I wanted to practice Impulse balancing and tried using it to solve this IAR system in one go as opposed to using its LTI attributes. The exercise wants me to find the impulse response of the system: $$y’’(t) +4y’(t)+3y(t) =x’(t) +2x(t)$$ $$h’’(t)+4h’(t)+3h(t) = \delta’(t)+2\delta(t)$$ I just need to get starting conditions. so we can integrate everything from $0^- \to 0^+ $. $$0+4h(0^+)\underbrace{-4h(0^-)}_{0: IAR} +0 = 0 +2 \implies h(0^+) = 0.5 $$ (I think the derivative of delta’s integral is 0 because of how the derivative is defined for generalized functions if we take $\phi(t)\equiv 1$)
If we integrate our original system from \$ -\infty \to t\$ we get: $$h’(t) + 4h(t) + 3\int_{-\infty}^t h(\tau) d\tau = \delta(t) + 2u(t)$$ which we can then integrate from $ 0^- \to 0^+$ and get: $$(h(0^+) -0)+0+0=1+0 \implies h(0^+) = 1 $$ I have 2 conflicting inital conditions :(. we know the solution needs to be of the form $$h(t>0) = C_1e^{-3t}+C_2e^{-t}$$ And from the initial conditions we get a system. Solving the systems leads to different coefficients than the official solution which uses the alternative method. The solution is $C_1=C_2=0.5$ Can you please tell me where I went wrong?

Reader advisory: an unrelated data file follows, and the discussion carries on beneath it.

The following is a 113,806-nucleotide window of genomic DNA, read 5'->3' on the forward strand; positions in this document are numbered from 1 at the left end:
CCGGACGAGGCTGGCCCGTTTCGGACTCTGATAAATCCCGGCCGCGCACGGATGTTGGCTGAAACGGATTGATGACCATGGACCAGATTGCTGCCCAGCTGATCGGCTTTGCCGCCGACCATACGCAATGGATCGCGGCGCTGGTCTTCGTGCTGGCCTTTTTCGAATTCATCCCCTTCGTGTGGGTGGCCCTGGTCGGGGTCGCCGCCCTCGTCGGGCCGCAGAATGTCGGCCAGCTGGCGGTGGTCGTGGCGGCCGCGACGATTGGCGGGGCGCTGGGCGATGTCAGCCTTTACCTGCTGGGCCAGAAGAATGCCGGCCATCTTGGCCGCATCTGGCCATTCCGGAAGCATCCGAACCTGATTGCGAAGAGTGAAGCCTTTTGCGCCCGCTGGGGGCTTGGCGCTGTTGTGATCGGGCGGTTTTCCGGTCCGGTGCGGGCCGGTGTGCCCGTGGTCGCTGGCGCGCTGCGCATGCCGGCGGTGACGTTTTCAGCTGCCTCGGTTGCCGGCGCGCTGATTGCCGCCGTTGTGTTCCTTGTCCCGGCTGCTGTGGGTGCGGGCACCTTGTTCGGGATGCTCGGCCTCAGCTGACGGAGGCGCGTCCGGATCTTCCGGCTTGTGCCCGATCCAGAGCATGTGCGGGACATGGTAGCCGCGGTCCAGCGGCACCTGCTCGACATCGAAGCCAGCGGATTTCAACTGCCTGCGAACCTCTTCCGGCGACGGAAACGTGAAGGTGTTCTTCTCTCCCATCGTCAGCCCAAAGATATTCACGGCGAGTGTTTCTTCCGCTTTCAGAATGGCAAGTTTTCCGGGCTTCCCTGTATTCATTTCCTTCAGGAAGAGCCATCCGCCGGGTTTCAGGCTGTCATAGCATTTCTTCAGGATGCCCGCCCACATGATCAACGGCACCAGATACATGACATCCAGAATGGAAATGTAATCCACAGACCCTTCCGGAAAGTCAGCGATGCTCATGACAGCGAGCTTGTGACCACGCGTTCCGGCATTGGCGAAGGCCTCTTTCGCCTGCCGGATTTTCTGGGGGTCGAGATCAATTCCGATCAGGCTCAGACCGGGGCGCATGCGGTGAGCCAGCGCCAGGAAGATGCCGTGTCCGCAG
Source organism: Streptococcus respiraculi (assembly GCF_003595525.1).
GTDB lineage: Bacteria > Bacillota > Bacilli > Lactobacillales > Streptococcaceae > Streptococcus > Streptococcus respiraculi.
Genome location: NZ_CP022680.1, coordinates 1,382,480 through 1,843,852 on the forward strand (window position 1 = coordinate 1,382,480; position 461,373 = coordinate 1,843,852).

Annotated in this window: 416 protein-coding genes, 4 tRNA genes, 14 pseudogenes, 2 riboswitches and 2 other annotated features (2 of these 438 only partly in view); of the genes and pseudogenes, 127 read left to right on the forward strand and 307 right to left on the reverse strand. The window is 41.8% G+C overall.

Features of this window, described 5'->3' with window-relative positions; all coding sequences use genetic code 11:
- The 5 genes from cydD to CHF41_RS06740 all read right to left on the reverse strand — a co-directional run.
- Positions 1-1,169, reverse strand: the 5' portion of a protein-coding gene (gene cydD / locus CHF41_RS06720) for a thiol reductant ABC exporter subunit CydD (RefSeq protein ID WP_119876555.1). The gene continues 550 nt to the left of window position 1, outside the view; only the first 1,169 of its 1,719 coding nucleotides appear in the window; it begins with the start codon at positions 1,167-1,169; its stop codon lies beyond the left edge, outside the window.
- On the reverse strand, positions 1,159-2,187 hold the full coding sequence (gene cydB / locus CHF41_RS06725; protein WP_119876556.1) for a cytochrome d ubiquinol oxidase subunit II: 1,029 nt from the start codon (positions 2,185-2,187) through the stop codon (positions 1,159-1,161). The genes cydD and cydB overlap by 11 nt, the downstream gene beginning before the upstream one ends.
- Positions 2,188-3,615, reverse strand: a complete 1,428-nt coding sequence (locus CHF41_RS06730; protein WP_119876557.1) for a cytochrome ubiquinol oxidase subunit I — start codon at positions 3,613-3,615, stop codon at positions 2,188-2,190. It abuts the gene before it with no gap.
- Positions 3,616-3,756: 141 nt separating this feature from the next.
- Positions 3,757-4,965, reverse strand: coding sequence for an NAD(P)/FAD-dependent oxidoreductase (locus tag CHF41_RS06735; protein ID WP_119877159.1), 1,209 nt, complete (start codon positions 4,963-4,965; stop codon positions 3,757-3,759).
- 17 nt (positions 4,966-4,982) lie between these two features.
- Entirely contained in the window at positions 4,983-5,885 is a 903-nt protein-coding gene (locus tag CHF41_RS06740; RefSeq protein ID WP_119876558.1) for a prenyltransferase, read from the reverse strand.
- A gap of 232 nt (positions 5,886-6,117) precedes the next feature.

1 Answer 1


The mistake lies in the fact that you assumed $h'(0^+)=0$, which is not the case because $h''(t)$ contains a Dirac delta impulse. The result of the first integration should be


Your second equation


is correct. Combining $(1)$ and $(2)$ gives $h'(0^+)=-2$.

For the constants $C_1$ and $C_2$ that means

$$C_1+C_2=1\quad\textrm{and}\quad -3C_1-C_2=-2$$

which yields the correct solution $C_1=C_2=\frac12$.

Also take a look at this related question and its answer.


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